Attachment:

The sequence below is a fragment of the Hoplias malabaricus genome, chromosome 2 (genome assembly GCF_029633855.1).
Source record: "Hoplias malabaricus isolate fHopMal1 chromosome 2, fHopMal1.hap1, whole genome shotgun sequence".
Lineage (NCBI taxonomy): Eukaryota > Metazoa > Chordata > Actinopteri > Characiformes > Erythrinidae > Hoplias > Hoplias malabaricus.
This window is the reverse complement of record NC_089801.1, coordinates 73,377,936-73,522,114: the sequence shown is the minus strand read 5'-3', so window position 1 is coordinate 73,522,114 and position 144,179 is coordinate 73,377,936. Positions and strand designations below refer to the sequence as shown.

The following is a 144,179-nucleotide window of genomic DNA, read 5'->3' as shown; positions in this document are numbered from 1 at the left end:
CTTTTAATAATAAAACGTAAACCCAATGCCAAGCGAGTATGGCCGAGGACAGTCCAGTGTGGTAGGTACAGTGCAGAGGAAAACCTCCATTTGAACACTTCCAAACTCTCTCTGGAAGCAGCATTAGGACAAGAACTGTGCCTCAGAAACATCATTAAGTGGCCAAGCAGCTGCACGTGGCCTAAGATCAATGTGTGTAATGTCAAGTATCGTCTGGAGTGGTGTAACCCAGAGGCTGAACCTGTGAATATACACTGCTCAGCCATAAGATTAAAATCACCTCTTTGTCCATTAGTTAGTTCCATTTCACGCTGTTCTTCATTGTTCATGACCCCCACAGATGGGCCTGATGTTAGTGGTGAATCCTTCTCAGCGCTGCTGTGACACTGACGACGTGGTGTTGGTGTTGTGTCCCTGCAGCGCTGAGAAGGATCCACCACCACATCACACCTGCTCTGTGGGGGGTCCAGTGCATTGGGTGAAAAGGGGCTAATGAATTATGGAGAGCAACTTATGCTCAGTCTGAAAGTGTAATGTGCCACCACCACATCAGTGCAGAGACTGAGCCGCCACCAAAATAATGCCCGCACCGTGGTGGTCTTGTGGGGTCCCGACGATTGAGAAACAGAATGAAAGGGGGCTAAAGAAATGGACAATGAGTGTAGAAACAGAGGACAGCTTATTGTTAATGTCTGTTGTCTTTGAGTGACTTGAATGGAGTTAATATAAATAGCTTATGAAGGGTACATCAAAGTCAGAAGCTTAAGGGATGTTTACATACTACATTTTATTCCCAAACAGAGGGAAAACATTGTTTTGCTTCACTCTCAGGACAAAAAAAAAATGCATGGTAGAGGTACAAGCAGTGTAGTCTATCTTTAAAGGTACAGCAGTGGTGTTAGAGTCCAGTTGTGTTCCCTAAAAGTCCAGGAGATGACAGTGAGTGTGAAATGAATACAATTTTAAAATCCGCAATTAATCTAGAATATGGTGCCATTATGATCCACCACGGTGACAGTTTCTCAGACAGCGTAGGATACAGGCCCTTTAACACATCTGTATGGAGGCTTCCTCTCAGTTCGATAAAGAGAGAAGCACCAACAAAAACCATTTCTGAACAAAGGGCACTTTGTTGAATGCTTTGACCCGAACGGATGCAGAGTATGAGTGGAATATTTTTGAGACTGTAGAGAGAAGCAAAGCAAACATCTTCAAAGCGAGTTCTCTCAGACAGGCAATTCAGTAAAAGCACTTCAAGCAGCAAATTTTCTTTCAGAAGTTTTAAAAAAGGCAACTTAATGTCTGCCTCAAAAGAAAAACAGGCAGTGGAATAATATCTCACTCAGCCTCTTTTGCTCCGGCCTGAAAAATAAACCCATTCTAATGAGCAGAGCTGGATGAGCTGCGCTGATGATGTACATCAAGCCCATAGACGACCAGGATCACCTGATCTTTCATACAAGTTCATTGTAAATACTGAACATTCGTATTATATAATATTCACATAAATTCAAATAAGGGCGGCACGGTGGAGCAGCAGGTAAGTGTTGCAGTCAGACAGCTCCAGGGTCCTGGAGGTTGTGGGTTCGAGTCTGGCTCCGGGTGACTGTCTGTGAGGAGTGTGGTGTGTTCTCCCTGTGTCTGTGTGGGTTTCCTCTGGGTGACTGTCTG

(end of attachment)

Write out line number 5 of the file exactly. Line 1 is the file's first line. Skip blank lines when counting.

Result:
The following is a 144,179-nucleotide window of genomic DNA, read 5'->3' as shown; positions in this document are numbered from 1 at the left end: